As UX professionals, we dedicate our time and energy to the seemingly never-ending quest of creating the most appealing, most effective, and most accessible experiences for our users. Our thought leaders reside in industry and academia, incorporating their research and experience to identify “best practices”—basically, lists of “golden rules” that we are taught to follow when designing for our users.
The push toward “user-centered design” has brought about loads of new insights not only into how users interact with web sites or tools, but also how people interact with their environment. In an ideal world, everything would be user-centric.
Whitney Hess’ article “Guiding Principles for UX Designers“” offers a list of 20 concise pearls of advice that UX professionals should take to heart when designing solutions. These principles are all connected by this simple, underlying mantra: Try to set up an environment that understands the user, makes them feel listened to, puts them at ease (especially by earning their trust), and encourages them to thrive and do their best at the task at hand.
Now consider an analogy where our employees are the “users,” and the workplace is their “experience.” All too often, there are significant organizational barriers that can stifle the true potential of an effective UX team. Common complaints from UX professionals include: the feeling of not being heard or understood by other project stakeholders, a distrust of management, and a work environment that lacks the support (both technological and intellectual) needed to achieve success. Sound familiar?
This should make us wonder: what if these UX principles were applied on a larger scale? How could we use these guiding principles to identify the needs of UX professionals and help provide collaborative solutions?
“We don’t know where our first impressions come from or precisely what they mean, so we don’t always appreciate their fragility.”—Malcolm Gladwell, Blink: The Power of Thinking Without Thinking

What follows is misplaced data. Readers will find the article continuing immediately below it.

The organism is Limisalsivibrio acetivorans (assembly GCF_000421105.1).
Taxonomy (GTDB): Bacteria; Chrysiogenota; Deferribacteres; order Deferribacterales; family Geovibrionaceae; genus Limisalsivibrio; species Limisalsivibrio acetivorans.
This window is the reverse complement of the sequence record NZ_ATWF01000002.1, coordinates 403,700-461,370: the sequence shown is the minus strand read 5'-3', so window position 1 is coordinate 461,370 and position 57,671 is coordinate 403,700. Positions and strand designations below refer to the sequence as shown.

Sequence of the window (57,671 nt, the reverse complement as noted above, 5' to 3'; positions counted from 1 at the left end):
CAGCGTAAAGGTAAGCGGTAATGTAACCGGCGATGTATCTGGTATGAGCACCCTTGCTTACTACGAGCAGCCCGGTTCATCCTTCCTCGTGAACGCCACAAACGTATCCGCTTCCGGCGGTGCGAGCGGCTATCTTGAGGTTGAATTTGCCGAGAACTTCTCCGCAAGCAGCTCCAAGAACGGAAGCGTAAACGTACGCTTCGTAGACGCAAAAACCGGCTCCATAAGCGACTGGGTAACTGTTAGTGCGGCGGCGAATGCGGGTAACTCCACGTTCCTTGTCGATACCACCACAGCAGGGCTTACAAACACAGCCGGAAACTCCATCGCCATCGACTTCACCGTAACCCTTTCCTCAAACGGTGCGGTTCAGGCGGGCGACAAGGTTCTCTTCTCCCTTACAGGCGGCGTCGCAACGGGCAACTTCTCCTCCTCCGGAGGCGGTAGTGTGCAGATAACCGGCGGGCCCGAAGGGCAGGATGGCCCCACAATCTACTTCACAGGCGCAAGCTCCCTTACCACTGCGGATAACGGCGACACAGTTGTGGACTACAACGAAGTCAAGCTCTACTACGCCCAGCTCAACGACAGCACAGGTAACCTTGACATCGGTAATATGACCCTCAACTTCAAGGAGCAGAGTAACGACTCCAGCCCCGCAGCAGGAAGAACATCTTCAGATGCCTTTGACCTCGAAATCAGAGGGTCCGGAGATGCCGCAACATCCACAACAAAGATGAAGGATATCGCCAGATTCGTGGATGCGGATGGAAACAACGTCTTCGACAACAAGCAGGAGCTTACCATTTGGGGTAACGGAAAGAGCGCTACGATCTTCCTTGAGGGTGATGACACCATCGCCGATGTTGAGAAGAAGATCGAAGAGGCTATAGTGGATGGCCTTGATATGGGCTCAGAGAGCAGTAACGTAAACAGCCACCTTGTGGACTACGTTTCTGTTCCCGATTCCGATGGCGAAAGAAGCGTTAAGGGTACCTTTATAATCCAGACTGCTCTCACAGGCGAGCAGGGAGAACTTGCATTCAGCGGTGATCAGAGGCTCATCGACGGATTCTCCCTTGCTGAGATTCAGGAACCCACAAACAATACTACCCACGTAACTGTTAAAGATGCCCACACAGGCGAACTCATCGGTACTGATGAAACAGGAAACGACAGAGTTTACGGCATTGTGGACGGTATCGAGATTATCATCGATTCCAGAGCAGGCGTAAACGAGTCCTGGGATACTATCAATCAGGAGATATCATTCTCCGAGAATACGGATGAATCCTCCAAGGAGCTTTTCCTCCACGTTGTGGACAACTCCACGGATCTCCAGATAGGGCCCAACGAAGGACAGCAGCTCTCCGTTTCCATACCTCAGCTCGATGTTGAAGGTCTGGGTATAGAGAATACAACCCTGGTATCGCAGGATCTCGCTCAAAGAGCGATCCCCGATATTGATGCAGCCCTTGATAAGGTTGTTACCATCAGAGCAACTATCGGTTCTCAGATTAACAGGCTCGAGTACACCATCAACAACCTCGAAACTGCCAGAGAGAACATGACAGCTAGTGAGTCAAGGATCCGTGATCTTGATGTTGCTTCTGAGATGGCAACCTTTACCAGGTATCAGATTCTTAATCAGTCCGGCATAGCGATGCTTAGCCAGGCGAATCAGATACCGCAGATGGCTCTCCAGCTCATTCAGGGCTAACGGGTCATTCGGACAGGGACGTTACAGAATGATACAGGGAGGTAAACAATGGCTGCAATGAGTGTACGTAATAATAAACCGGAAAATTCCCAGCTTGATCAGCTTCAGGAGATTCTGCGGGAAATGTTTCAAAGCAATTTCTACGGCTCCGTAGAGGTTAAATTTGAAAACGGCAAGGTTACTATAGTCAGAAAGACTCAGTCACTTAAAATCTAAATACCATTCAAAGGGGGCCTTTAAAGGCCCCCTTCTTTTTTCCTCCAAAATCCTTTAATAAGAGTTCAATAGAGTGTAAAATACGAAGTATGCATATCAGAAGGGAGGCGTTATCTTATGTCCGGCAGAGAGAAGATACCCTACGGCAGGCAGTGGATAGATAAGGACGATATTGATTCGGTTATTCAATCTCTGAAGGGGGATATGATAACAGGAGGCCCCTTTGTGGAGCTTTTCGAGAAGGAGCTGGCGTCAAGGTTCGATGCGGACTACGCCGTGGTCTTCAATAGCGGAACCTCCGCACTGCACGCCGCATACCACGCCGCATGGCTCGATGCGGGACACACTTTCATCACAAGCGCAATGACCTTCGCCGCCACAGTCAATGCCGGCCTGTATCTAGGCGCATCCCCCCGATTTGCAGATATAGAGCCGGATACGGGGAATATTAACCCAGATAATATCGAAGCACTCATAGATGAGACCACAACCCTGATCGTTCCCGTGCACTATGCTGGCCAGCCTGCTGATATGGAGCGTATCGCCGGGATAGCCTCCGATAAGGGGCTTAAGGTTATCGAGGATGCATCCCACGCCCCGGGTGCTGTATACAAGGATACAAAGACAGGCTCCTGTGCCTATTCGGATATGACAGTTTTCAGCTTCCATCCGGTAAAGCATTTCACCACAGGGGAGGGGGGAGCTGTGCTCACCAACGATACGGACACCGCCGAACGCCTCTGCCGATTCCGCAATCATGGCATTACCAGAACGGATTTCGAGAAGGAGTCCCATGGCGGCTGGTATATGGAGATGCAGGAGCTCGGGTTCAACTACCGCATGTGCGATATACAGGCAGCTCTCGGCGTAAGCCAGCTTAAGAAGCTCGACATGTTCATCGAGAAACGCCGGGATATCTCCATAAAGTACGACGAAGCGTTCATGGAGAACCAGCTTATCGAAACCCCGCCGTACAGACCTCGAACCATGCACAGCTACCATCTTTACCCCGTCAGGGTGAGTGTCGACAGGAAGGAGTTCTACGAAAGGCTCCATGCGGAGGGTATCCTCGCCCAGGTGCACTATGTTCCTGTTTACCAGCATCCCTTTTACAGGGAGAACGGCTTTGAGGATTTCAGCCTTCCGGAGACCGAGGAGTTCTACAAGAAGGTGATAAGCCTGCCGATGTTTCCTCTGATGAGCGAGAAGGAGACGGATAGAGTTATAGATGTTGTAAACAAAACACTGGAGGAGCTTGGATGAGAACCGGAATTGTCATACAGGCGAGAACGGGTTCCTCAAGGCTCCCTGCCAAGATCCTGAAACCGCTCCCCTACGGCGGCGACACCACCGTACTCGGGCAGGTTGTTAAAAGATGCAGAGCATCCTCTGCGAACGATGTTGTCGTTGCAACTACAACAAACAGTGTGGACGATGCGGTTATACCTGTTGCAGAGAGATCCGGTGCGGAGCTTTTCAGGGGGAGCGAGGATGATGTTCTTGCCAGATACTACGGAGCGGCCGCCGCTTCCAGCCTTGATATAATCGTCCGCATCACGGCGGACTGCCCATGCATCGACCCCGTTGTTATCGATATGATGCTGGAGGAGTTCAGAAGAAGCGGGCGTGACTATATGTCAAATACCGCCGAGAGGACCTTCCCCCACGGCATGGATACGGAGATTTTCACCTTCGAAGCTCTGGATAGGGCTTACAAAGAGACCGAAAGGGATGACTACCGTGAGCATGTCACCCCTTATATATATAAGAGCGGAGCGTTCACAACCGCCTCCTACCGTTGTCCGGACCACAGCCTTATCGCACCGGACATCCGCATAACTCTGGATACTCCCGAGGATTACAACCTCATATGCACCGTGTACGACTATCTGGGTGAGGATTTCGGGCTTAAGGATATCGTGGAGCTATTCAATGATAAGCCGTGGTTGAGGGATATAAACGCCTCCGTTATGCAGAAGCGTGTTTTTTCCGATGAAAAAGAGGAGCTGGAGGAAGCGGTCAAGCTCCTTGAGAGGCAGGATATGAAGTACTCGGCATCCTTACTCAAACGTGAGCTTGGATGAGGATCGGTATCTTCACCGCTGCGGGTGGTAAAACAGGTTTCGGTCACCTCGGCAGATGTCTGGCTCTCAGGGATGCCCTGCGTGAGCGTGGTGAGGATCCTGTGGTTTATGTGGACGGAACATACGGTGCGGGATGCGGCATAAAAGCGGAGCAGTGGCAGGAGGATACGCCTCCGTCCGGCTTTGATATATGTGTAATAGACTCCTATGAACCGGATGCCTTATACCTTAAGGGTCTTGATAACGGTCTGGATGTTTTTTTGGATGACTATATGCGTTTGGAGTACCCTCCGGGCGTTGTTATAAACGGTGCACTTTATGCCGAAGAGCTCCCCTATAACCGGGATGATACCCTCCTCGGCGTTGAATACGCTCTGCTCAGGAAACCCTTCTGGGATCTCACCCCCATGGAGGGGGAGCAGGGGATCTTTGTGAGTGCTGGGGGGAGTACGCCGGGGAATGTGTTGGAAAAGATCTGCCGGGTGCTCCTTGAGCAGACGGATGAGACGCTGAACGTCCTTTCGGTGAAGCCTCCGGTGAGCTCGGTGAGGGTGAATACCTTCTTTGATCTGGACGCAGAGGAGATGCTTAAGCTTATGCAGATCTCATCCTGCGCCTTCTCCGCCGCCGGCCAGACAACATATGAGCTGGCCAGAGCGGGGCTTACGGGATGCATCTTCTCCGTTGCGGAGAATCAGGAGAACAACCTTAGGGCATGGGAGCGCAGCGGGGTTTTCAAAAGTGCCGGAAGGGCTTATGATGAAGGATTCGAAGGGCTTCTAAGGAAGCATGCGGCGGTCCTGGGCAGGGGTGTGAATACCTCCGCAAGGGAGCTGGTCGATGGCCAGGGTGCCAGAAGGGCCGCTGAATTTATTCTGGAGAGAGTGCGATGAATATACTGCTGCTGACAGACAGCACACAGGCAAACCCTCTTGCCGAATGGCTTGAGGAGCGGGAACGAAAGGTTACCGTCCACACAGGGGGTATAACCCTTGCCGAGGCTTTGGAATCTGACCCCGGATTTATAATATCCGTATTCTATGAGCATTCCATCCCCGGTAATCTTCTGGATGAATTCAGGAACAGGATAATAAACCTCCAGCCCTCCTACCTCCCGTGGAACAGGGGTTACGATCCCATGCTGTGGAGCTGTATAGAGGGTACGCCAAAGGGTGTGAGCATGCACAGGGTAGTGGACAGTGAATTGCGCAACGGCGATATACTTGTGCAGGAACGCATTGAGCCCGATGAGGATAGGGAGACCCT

In a world where competitors are a click away, first impressions really are everything when designing an experience. Hess makes several recommendations regarding first impressions in the context of user experience design. For instance, a digital experience should not only make users feel at ease, but should set forth realistic expectations of what it can and cannot offer them, with the ultimate goal of forming a loyal, long term relationship. User experiences often begin as a “conversation” with the user; as a UX designer, this figurative conversation is a one-shot opportunity to set the tone of the interaction.
Zappos founder Tony Hsieh applied this principle to the hiring process after recognizing that first impressions were not only important to retaining customers, but to retaining employees as well. Every newly hired employee completes a one-week training period, where they can develop a “first impression” of the work environment and culture. If the new hire decides to decline the job offer, they still receive $2,000, no questions asked. This one-week “test run” allows new hires to get a feel for the goals and expectations of the position, while granting them the autonomy to decide for themselves whether to continue with long-term employment. As a result, the $1.5 billion online apparel company enjoys a very minimal employee turnover rate (Daniel H. Pink, Drive).
Good Employee UX
As evidenced by Zappos, the on-boarding process a new employee experiences is a critical period for developing a first impression and establishing an environment of trust.
Some basic guidelines can help shape a new employee’s “user experience” of settling into a collaborative, supportive environment:
- Set forth and agree upon clear goals and expectations before the employee starts.
- From day one, ensure that new employees are equipped with the technology and supplies they need to perform their jobs.
- Pair a new employee with a more experienced one as a natural training method.
- Consider setting up social media tools to encourage open discussion before the job even starts.
- Help guide new employees through the on-boarding process, and ensure that they always have support if they need it.
As usability professionals, our number one duty is to advocate for our users, but we also need to remember to advocate for ourselves. As UX managers, we should strive to set up our own teams and professional environments in a user-centered manner, with the same level of care and thought as we would put into designing a more traditional user-centered experience. Otherwise, we are in danger of inhabiting the old proverb: “the shoemaker’s children go barefoot.”
Nature’s pulpit image courtesy of Shutterstock